This can be ideal for employers as there are many positives to be gained from friendships in the workplace. When employees have friends at work, job satisfaction and employee retention are higher.
A US study on the subject revealed that the majority of those who reported having a work best friend also felt a strong connection to the company. It does appear to be the dream scenario to have everyone get along all the time.
We know, however, from our experience of working closely with various SMEs, that the reality can be a little different. So, to reap the benefits, but also reduce the potential risks associated with workplace friendships, we thought a few helpful tips might come in handy for employers.
Helping workplace friendships to thrive in the time of hybrid
Along with many other aspects of work, employee friendships have had to adapt due to the pandemic. Catch ups at the kettle and spontaneous conversations disappeared during lockdown. Distance meant that relationships of all kinds required a bit of extra effort to survive.
Equally, it can be more of a challenge for new employees to form bonds and friendships when joining a remote business. More time for work, but less affinity and less of the joy that can be gained from feeling included.
Businesses that are continuing to work remotely or adopting a hybrid model of working, which includes time in the office and time elsewhere, may benefit from suggesting a social calendar for the team. Unless hybrid workers all work the same schedule, they could just be crossing paths. An arranged get together can provide an opportunity to connect and bond with co-workers.
With workplace friendships having positives for worker well-being and retention, a culture where they can form is good for business.
Establishing ways to keep employees focused
Not all relationships are plain sailing, and the same goes for friendships in the workplace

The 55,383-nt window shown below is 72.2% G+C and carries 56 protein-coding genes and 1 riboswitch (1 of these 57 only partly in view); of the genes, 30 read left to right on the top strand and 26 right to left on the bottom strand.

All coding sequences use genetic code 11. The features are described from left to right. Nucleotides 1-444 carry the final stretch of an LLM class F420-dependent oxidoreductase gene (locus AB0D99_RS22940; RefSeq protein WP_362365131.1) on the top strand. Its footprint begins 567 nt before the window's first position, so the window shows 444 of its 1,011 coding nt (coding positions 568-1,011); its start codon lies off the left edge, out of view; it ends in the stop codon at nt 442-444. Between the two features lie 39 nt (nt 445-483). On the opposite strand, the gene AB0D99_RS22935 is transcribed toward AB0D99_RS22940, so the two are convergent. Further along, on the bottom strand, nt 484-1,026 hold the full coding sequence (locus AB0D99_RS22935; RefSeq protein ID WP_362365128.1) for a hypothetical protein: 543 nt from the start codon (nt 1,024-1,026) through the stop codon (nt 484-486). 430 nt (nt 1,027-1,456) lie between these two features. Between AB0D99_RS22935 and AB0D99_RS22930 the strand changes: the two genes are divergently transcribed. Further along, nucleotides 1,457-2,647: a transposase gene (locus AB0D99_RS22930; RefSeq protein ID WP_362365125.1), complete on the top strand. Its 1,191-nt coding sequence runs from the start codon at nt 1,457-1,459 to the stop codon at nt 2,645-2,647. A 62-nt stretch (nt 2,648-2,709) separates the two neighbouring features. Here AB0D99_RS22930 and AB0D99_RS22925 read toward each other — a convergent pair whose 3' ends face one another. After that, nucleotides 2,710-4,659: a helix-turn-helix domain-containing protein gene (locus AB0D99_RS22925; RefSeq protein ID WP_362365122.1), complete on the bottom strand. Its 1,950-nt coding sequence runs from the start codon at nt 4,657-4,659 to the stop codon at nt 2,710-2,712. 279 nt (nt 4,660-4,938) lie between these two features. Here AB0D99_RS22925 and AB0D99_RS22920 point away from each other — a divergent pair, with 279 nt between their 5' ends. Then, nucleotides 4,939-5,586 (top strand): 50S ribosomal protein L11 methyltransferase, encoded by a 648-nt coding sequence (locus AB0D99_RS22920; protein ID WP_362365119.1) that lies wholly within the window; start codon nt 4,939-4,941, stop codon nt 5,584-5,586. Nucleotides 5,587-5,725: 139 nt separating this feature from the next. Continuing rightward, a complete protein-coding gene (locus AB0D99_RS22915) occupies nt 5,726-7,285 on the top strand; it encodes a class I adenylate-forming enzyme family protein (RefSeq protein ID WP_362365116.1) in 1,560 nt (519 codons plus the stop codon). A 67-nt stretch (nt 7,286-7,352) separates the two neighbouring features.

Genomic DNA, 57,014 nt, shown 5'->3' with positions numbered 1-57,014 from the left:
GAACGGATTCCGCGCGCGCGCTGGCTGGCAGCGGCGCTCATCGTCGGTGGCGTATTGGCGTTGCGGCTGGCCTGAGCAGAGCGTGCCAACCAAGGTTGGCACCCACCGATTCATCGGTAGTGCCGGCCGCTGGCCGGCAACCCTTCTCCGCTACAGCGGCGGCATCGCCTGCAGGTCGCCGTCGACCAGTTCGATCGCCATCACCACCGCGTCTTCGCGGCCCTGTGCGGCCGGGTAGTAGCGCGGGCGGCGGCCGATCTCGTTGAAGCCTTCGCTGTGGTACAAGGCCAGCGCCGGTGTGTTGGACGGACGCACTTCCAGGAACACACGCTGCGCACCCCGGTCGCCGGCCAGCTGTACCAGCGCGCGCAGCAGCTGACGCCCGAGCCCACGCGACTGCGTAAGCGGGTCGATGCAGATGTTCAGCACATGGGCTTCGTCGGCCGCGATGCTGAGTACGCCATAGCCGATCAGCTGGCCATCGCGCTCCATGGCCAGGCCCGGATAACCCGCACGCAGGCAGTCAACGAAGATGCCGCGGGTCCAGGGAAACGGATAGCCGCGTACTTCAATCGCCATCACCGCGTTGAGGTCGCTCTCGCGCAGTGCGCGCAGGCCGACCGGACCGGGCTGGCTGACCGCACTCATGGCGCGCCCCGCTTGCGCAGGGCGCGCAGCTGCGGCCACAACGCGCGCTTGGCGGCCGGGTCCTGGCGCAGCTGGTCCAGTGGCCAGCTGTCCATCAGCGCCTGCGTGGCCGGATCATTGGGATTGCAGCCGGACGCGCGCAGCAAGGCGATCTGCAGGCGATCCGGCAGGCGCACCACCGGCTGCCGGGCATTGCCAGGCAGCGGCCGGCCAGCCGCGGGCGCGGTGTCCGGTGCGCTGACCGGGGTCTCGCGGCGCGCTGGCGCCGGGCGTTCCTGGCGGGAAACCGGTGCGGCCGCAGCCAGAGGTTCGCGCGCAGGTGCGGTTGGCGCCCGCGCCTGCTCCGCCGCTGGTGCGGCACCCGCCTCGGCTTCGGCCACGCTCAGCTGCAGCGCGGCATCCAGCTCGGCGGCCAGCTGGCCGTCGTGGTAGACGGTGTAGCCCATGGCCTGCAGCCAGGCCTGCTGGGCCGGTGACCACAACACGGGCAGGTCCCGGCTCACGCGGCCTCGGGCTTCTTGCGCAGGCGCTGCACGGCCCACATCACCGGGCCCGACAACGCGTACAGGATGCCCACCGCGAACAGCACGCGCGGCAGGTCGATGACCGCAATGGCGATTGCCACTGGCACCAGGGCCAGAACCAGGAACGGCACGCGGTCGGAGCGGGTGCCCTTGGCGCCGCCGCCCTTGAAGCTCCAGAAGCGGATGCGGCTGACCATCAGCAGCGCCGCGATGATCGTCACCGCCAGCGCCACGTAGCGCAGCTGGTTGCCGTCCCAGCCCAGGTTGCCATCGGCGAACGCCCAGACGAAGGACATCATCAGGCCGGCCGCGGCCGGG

Whether it’s a clique making others feel excluded, best friends falling out and causing a tense atmosphere, or co-workers becoming friends and then more, all sorts of friend drama can interrupt work and cause your team to lose focus. It all fuels office gossip after all.
You won’t want to ban friendships as that would be extremely difficult and could negatively impact other areas of work, like collaboration and inclusivity. So, what can you do to manage workplace friendships, and how much can you get involved?
Ultimately, employees are at work to work, and this should be their primary focus. If you feel that distractions are impacting productivity, simple processes to manage these distractions can help.
Aside from asking a chatty pair to keep it down, it’s a good idea to observe how employees are working together to see where else you may need to interject. For example, performance reviews and deadlines can be used to remind workers of where their focus needs to be.
If you’re concerned about silos or clique-like behaviours affecting the rest of your team, consider if there might be opportunities for employees to work with colleagues they have not collaborated with in the past. If you get some pushback, you’ll want to investigate further to see what’s really going on.
If you’re dealing with a friendship gone sour, or even just a clash of personalities which can have a big impact in a small business, you may need to step in and mediate.
Keeping it professional
There might be times when you have formed a friendship with an employee. Whilst this can make the workday more appealing, it’s best to keep things professional. You’ll want to avoid any situations that could look like favouritism and be mindful of the example being set for the rest of the team.
Need help establishing boundaries on friendships in your business? Get help.